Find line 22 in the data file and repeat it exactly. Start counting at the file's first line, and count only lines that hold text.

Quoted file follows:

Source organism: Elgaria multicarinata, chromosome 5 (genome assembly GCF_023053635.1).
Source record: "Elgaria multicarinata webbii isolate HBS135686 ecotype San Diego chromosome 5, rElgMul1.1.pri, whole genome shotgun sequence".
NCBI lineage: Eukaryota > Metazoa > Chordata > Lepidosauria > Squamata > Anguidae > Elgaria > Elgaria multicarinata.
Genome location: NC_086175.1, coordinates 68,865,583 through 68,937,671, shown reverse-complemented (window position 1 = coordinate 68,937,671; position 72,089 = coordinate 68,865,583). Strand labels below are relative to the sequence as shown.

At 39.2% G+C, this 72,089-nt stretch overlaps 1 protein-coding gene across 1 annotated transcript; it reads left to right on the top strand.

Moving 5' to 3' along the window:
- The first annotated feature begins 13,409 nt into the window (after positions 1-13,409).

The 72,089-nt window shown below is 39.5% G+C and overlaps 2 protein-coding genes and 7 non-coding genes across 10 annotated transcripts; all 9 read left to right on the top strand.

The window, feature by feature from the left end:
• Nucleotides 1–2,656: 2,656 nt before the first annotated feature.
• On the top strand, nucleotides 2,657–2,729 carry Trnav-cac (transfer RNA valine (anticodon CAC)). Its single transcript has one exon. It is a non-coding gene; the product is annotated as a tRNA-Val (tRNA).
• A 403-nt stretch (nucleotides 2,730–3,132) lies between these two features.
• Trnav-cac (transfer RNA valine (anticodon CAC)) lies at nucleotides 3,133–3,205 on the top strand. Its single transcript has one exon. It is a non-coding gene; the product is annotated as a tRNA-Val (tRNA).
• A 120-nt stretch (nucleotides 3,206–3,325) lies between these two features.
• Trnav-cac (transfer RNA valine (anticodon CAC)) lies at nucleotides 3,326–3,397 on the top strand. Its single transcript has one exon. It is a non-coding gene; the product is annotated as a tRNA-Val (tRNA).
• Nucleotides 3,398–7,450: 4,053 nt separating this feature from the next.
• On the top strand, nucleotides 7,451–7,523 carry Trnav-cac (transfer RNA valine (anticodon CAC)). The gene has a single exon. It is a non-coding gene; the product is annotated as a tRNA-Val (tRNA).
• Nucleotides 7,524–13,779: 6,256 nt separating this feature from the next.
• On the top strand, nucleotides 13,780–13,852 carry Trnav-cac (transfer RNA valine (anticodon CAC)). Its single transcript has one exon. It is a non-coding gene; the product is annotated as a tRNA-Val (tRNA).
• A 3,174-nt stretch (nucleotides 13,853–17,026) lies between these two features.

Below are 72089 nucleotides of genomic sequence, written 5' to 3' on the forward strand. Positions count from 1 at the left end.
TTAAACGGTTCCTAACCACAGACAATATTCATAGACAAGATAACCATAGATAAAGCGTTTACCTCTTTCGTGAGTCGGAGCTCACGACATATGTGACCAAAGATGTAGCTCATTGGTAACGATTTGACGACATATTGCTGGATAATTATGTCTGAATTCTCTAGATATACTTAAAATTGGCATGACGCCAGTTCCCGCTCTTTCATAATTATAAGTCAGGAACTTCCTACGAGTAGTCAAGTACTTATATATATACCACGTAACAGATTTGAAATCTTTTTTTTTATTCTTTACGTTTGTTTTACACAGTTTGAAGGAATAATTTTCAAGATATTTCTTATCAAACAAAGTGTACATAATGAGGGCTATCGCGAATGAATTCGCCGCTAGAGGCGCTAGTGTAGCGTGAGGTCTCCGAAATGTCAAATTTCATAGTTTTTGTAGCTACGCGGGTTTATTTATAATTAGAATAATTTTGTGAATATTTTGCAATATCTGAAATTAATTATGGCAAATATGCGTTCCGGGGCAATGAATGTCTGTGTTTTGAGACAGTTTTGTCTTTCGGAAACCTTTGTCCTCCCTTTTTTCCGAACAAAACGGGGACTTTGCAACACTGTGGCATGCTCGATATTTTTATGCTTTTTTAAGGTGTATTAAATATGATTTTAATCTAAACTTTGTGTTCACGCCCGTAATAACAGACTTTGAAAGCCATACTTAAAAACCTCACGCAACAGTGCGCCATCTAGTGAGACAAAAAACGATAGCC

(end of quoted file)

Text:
TTAAACGGTTCCTAACCACAGACAATATTCATAGACAAGATAACCATAGATAAAGCGTTTACCTCTTTCGTGAGTCGGAGCTCACGACATATGTGACCAAAGATGTAGCTCATTGGTAACGATTTGACGACATATTGCTGGATAATTATGTCTGAATTCTCTAGATATACTTAAAATTGGCATGACGCCAGTTCCCGCTCTTTCATAATTATAAGTCAGGAACTTCCTACGAGTAGTCAAGTACTTATATATATACCACGTAACAGATTTGAAATCTTTTTTTTTATTCTTTACGTTTGTTTTACACAGTTTGAAGGAATAATTTTCAAGATATTTCTTATCAAACAAAGTGTACATAATGAGGGCTATCGCGAATGAATTCGCCGCTAGAGGCGCTAGTGTAGCGTGAGGTCTCCGAAATGTCAAATTTCATAGTTTTTGTAGCTACGCGGGTTTATTTATAATTAGAATAATTTTGTGAATATTTTGCAATATCTGAAATTAATTATGGCAAATATGCGTTCCGGGGCAATGAATGTCTGTGTTTTGAGACAGTTTTGTCTTTCGGAAACCTTTGTCCTCCCTTTTTTCCGAACAAAACGGGGACTTTGCAACACTGTGGCATGCTCGATATTTTTATGCTTTTTTAAGGTGTATTAAATATGATTTTAATCTAAACTTTGTGTTCACGCCCGTAATAACAGACTTTGAAAGCCATACTTAAAAACCTCACGCAACAGTGCGCCATCTAGTGAGACAAAAAACGATAGCC